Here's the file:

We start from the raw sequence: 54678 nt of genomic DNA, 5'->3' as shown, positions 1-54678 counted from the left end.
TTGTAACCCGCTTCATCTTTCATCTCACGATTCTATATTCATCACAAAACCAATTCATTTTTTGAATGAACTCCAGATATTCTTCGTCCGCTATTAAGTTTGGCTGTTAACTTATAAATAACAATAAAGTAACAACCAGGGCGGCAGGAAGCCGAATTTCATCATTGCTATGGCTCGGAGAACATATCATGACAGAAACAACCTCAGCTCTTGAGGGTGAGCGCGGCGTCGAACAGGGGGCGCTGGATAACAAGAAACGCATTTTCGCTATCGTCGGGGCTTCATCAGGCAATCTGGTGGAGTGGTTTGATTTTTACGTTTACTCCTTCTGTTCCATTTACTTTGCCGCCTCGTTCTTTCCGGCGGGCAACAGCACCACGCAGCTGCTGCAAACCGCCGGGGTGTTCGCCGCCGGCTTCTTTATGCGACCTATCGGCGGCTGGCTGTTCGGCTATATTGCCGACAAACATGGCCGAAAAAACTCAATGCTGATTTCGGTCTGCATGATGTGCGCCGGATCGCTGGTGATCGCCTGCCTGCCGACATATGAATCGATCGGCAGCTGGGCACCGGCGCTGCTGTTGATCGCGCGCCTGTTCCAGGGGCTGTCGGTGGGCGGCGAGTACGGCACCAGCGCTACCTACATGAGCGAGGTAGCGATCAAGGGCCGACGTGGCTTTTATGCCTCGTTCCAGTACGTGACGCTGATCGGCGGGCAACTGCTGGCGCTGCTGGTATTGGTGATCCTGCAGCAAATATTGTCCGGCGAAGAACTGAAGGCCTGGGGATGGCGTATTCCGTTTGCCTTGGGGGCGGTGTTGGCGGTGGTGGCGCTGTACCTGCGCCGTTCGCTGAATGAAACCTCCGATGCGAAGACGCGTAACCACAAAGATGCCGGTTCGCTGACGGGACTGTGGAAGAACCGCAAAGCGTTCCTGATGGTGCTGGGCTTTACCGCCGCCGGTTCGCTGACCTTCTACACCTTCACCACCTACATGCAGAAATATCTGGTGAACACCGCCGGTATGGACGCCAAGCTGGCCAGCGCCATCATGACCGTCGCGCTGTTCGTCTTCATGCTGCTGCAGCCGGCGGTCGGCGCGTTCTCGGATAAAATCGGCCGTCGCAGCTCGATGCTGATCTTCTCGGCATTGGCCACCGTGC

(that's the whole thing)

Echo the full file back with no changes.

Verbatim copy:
We start from the raw sequence: 54678 nt of genomic DNA, 5'->3' as shown, positions 1-54678 counted from the left end.
TTGTAACCCGCTTCATCTTTCATCTCACGATTCTATATTCATCACAAAACCAATTCATTTTTTGAATGAACTCCAGATATTCTTCGTCCGCTATTAAGTTTGGCTGTTAACTTATAAATAACAATAAAGTAACAACCAGGGCGGCAGGAAGCCGAATTTCATCATTGCTATGGCTCGGAGAACATATCATGACAGAAACAACCTCAGCTCTTGAGGGTGAGCGCGGCGTCGAACAGGGGGCGCTGGATAACAAGAAACGCATTTTCGCTATCGTCGGGGCTTCATCAGGCAATCTGGTGGAGTGGTTTGATTTTTACGTTTACTCCTTCTGTTCCATTTACTTTGCCGCCTCGTTCTTTCCGGCGGGCAACAGCACCACGCAGCTGCTGCAAACCGCCGGGGTGTTCGCCGCCGGCTTCTTTATGCGACCTATCGGCGGCTGGCTGTTCGGCTATATTGCCGACAAACATGGCCGAAAAAACTCAATGCTGATTTCGGTCTGCATGATGTGCGCCGGATCGCTGGTGATCGCCTGCCTGCCGACATATGAATCGATCGGCAGCTGGGCACCGGCGCTGCTGTTGATCGCGCGCCTGTTCCAGGGGCTGTCGGTGGGCGGCGAGTACGGCACCAGCGCTACCTACATGAGCGAGGTAGCGATCAAGGGCCGACGTGGCTTTTATGCCTCGTTCCAGTACGTGACGCTGATCGGCGGGCAACTGCTGGCGCTGCTGGTATTGGTGATCCTGCAGCAAATATTGTCCGGCGAAGAACTGAAGGCCTGGGGATGGCGTATTCCGTTTGCCTTGGGGGCGGTGTTGGCGGTGGTGGCGCTGTACCTGCGCCGTTCGCTGAATGAAACCTCCGATGCGAAGACGCGTAACCACAAAGATGCCGGTTCGCTGACGGGACTGTGGAAGAACCGCAAAGCGTTCCTGATGGTGCTGGGCTTTACCGCCGCCGGTTCGCTGACCTTCTACACCTTCACCACCTACATGCAGAAATATCTGGTGAACACCGCCGGTATGGACGCCAAGCTGGCCAGCGCCATCATGACCGTCGCGCTGTTCGTCTTCATGCTGCTGCAGCCGGCGGTCGGCGCGTTCTCGGATAAAATCGGCCGTCGCAGCTCGATGCTGATCTTCTCGGCATTGGCCACCGTGC